Hanahana Hawaii, Hawaii Like a dream So I came But my tears Are flowing now In the cane fields.
- Old Plantation Song
The Hawaiian sugar industry began in 1835 in Koloa, Kauai, bringing unprecedented change to the islands and resulting in the multiethnic society that it is today. At its peak in the early 1900s, there were over 50 plantations statewide. This project was shot between 2008-2009 at the Gay & Robinson Plantation on the westside of Kauai, the last sugar plantation on the island, and at the time, one of only two remaining in the state. Most employees lived as well as worked on the plantation, occupying old plantation houses in the original camps, and forming a unique, tight-knit community - the last remnant of old-style plantation life.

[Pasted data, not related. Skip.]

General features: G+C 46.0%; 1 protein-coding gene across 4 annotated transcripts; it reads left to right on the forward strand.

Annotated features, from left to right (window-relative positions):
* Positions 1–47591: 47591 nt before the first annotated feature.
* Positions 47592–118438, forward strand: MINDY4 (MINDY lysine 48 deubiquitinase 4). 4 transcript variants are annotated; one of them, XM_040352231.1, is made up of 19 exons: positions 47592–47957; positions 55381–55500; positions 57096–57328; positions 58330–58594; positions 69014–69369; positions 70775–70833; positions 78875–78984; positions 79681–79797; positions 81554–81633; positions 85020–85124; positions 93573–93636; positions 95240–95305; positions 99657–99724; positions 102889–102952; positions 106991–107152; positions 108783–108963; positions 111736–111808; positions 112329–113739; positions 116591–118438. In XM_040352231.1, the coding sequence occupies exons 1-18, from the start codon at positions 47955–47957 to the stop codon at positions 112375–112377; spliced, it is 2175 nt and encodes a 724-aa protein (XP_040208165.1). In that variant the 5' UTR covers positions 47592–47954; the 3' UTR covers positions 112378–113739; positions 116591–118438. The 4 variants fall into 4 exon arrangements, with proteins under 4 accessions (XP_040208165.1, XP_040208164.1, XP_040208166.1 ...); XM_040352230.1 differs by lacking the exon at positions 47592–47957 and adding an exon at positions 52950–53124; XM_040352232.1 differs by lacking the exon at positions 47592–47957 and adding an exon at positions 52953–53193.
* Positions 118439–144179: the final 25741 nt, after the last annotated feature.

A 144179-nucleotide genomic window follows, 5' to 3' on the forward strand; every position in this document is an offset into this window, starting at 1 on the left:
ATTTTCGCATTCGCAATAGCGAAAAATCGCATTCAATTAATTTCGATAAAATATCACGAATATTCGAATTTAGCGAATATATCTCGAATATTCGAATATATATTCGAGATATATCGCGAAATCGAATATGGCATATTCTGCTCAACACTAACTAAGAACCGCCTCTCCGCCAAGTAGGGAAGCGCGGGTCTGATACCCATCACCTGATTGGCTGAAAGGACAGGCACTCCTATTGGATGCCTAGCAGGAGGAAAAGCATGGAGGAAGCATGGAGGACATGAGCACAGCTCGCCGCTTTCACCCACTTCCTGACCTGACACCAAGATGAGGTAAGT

On September 9, 2008, Gay & Robinson Inc. announced that it was ending sugar production, which it began in 1889. The shut down occurred slowly, as the company continued to harvest and grind its remaining crops for another year. Layoffs though, began immediately, beginning with planting, continuing with irrigation and ending with harvesting and milling employees.
On Friday, October 30, 2009, G&R ended sugar production, commemorating the event with a parade through the westside of Kauai that included the last two truckloads of cane.
UPDATE: On December 16, 2016, HC&S on Maui loaded its last load of sugar on the Moku Pahu and shut down sugar operations. King Sugar in Hawaii is officially pau.